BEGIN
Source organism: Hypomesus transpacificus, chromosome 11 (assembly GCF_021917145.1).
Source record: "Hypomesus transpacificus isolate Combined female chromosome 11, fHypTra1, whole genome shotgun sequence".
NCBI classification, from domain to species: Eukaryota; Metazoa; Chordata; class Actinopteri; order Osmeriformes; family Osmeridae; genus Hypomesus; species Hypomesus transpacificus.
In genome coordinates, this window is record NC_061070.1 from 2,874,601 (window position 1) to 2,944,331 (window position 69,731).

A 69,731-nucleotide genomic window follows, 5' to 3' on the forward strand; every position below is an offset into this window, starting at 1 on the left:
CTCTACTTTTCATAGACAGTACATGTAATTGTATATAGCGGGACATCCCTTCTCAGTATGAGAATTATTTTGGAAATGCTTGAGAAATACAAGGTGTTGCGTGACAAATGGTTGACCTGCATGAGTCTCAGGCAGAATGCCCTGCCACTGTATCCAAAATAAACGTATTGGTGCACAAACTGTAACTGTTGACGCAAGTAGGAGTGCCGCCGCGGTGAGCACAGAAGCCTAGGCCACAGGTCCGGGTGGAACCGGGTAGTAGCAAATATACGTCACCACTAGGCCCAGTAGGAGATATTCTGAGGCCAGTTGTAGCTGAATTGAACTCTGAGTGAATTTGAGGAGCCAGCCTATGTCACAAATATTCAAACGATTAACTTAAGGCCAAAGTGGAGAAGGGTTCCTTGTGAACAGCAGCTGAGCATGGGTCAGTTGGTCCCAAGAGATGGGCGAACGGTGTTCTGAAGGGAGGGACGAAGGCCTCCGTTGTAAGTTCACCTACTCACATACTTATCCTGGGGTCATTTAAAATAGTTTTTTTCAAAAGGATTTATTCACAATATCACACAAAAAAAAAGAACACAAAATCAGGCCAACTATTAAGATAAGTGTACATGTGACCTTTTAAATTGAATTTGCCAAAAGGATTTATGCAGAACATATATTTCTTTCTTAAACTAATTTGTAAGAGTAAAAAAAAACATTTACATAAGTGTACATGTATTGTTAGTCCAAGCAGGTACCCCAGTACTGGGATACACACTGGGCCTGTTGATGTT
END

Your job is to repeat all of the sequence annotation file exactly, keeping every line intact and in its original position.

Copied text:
Source organism: Hypomesus transpacificus, chromosome 11 (assembly GCF_021917145.1).
Source record: "Hypomesus transpacificus isolate Combined female chromosome 11, fHypTra1, whole genome shotgun sequence".
NCBI classification, from domain to species: Eukaryota; Metazoa; Chordata; class Actinopteri; order Osmeriformes; family Osmeridae; genus Hypomesus; species Hypomesus transpacificus.
In genome coordinates, this window is record NC_061070.1 from 2,874,601 (window position 1) to 2,944,331 (window position 69,731).

A 69,731-nucleotide genomic window follows, 5' to 3' on the forward strand; every position below is an offset into this window, starting at 1 on the left:
CTCTACTTTTCATAGACAGTACATGTAATTGTATATAGCGGGACATCCCTTCTCAGTATGAGAATTATTTTGGAAATGCTTGAGAAATACAAGGTGTTGCGTGACAAATGGTTGACCTGCATGAGTCTCAGGCAGAATGCCCTGCCACTGTATCCAAAATAAACGTATTGGTGCACAAACTGTAACTGTTGACGCAAGTAGGAGTGCCGCCGCGGTGAGCACAGAAGCCTAGGCCACAGGTCCGGGTGGAACCGGGTAGTAGCAAATATACGTCACCACTAGGCCCAGTAGGAGATATTCTGAGGCCAGTTGTAGCTGAATTGAACTCTGAGTGAATTTGAGGAGCCAGCCTATGTCACAAATATTCAAACGATTAACTTAAGGCCAAAGTGGAGAAGGGTTCCTTGTGAACAGCAGCTGAGCATGGGTCAGTTGGTCCCAAGAGATGGGCGAACGGTGTTCTGAAGGGAGGGACGAAGGCCTCCGTTGTAAGTTCACCTACTCACATACTTATCCTGGGGTCATTTAAAATAGTTTTTTTCAAAAGGATTTATTCACAATATCACACAAAAAAAAAGAACACAAAATCAGGCCAACTATTAAGATAAGTGTACATGTGACCTTTTAAATTGAATTTGCCAAAAGGATTTATGCAGAACATATATTTCTTTCTTAAACTAATTTGTAAGAGTAAAAAAAAACATTTACATAAGTGTACATGTATTGTTAGTCCAAGCAGGTACCCCAGTACTGGGATACACACTGGGCCTGTTGATGTT